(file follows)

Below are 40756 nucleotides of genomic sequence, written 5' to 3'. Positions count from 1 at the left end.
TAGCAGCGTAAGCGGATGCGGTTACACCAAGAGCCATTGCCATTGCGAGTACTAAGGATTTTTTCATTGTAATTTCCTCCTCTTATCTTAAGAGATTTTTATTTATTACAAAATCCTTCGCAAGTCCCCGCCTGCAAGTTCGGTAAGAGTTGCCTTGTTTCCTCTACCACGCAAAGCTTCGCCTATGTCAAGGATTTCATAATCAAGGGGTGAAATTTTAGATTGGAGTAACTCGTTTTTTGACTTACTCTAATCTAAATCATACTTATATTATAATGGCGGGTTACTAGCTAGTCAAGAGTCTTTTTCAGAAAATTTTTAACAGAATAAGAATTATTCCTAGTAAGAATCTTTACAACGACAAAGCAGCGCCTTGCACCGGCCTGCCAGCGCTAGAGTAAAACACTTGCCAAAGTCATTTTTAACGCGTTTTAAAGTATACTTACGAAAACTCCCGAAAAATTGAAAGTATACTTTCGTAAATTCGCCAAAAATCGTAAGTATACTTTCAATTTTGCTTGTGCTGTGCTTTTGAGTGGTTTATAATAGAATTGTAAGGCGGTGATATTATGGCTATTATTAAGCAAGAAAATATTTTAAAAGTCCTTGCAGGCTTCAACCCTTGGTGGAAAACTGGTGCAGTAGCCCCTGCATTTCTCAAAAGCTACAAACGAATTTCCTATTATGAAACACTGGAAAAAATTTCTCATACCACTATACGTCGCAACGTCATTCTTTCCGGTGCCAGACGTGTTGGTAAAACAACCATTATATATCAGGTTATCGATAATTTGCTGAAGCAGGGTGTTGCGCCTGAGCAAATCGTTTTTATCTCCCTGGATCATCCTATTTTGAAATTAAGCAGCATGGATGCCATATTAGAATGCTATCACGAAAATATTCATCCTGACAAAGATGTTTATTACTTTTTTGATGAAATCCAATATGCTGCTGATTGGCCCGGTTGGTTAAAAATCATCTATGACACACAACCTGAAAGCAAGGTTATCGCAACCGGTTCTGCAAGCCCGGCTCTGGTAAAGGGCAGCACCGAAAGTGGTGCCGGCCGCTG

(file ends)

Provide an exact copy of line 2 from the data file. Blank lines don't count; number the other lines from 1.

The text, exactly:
TAGCAGCGTAAGCGGATGCGGTTACACCAAGAGCCATTGCCATTGCGAGTACTAAGGATTTTTTCATTGTAATTTCCTCCTCTTATCTTAAGAGATTTTTATTTATTACAAAATCCTTCGCAAGTCCCCGCCTGCAAGTTCGGTAAGAGTTGCCTTGTTTCCTCTACCACGCAAAGCTTCGCCTATGTCAAGGATTTCATAATCAAGGGGTGAAATTTTAGATTGGAGTAACTCGTTTTTTGACTTACTCTAATCTAAATCATACTTATATTATAATGGCGGGTTACTAGCTAGTCAAGAGTCTTTTTCAGAAAATTTTTAACAGAATAAGAATTATTCCTAGTAAGAATCTTTACAACGACAAAGCAGCGCCTTGCACCGGCCTGCCAGCGCTAGAGTAAAACACTTGCCAAAGTCATTTTTAACGCGTTTTAAAGTATACTTACGAAAACTCCCGAAAAATTGAAAGTATACTTTCGTAAATTCGCCAAAAATCGTAAGTATACTTTCAATTTTGCTTGTGCTGTGCTTTTGAGTGGTTTATAATAGAATTGTAAGGCGGTGATATTATGGCTATTATTAAGCAAGAAAATATTTTAAAAGTCCTTGCAGGCTTCAACCCTTGGTGGAAAACTGGTGCAGTAGCCCCTGCATTTCTCAAAAGCTACAAACGAATTTCCTATTATGAAACACTGGAAAAAATTTCTCATACCACTATACGTCGCAACGTCATTCTTTCCGGTGCCAGACGTGTTGGTAAAACAACCATTATATATCAGGTTATCGATAATTTGCTGAAGCAGGGTGTTGCGCCTGAGCAAATCGTTTTTATCTCCCTGGATCATCCTATTTTGAAATTAAGCAGCATGGATGCCATATTAGAATGCTATCACGAAAATATTCATCCTGACAAAGATGTTTATTACTTTTTTGATGAAATCCAATATGCTGCTGATTGGCCCGGTTGGTTAAAAATCATCTATGACACACAACCTGAAAGCAAGGTTATCGCAACCGGTTCTGCAAGCCCGGCTCTGGTAAAGGGCAGCACCGAAAGTGGTGCCGGCCGCTG